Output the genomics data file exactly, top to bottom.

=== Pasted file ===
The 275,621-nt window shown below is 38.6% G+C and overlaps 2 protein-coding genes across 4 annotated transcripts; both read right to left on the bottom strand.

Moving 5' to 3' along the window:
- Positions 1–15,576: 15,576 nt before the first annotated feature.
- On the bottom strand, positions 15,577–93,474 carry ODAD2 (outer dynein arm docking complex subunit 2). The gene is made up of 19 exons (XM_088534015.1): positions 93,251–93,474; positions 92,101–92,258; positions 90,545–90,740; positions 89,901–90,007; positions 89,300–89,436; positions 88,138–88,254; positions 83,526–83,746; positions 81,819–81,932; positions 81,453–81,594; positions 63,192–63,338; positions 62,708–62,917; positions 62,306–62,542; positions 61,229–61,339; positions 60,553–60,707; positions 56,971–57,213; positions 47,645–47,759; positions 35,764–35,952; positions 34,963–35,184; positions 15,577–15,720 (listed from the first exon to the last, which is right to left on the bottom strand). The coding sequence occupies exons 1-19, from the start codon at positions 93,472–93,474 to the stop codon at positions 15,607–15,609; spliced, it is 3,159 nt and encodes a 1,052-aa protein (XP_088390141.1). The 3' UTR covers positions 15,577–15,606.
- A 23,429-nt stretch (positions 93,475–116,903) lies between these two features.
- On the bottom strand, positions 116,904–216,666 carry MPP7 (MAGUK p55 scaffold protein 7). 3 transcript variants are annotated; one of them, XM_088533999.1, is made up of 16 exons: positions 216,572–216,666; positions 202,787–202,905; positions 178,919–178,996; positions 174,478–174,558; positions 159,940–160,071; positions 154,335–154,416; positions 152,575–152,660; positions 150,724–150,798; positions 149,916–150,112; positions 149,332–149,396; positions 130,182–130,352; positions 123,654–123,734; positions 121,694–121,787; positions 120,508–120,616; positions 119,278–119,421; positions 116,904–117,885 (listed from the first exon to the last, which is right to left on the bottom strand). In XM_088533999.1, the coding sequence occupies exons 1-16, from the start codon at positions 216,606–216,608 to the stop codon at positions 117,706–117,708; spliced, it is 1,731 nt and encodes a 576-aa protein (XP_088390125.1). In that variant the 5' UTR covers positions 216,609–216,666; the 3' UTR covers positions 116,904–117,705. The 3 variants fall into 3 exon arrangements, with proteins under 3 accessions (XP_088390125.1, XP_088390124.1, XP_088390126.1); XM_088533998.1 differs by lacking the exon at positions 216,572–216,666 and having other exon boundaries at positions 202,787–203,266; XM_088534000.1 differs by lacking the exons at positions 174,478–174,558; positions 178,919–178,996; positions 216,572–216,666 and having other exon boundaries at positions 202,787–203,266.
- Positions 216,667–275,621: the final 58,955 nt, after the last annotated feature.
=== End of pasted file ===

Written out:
The 275,621-nt window shown below is 38.6% G+C and overlaps 2 protein-coding genes across 4 annotated transcripts; both read right to left on the bottom strand.

Moving 5' to 3' along the window:
- Positions 1–15,576: 15,576 nt before the first annotated feature.
- On the bottom strand, positions 15,577–93,474 carry ODAD2 (outer dynein arm docking complex subunit 2). The gene is made up of 19 exons (XM_088534015.1): positions 93,251–93,474; positions 92,101–92,258; positions 90,545–90,740; positions 89,901–90,007; positions 89,300–89,436; positions 88,138–88,254; positions 83,526–83,746; positions 81,819–81,932; positions 81,453–81,594; positions 63,192–63,338; positions 62,708–62,917; positions 62,306–62,542; positions 61,229–61,339; positions 60,553–60,707; positions 56,971–57,213; positions 47,645–47,759; positions 35,764–35,952; positions 34,963–35,184; positions 15,577–15,720 (listed from the first exon to the last, which is right to left on the bottom strand). The coding sequence occupies exons 1-19, from the start codon at positions 93,472–93,474 to the stop codon at positions 15,607–15,609; spliced, it is 3,159 nt and encodes a 1,052-aa protein (XP_088390141.1). The 3' UTR covers positions 15,577–15,606.
- A 23,429-nt stretch (positions 93,475–116,903) lies between these two features.
- On the bottom strand, positions 116,904–216,666 carry MPP7 (MAGUK p55 scaffold protein 7). 3 transcript variants are annotated; one of them, XM_088533999.1, is made up of 16 exons: positions 216,572–216,666; positions 202,787–202,905; positions 178,919–178,996; positions 174,478–174,558; positions 159,940–160,071; positions 154,335–154,416; positions 152,575–152,660; positions 150,724–150,798; positions 149,916–150,112; positions 149,332–149,396; positions 130,182–130,352; positions 123,654–123,734; positions 121,694–121,787; positions 120,508–120,616; positions 119,278–119,421; positions 116,904–117,885 (listed from the first exon to the last, which is right to left on the bottom strand). In XM_088533999.1, the coding sequence occupies exons 1-16, from the start codon at positions 216,606–216,608 to the stop codon at positions 117,706–117,708; spliced, it is 1,731 nt and encodes a 576-aa protein (XP_088390125.1). In that variant the 5' UTR covers positions 216,609–216,666; the 3' UTR covers positions 116,904–117,705. The 3 variants fall into 3 exon arrangements, with proteins under 3 accessions (XP_088390125.1, XP_088390124.1, XP_088390126.1); XM_088533998.1 differs by lacking the exon at positions 216,572–216,666 and having other exon boundaries at positions 202,787–203,266; XM_088534000.1 differs by lacking the exons at positions 174,478–174,558; positions 178,919–178,996; positions 216,572–216,666 and having other exon boundaries at positions 202,787–203,266.
- Positions 216,667–275,621: the final 58,955 nt, after the last annotated feature.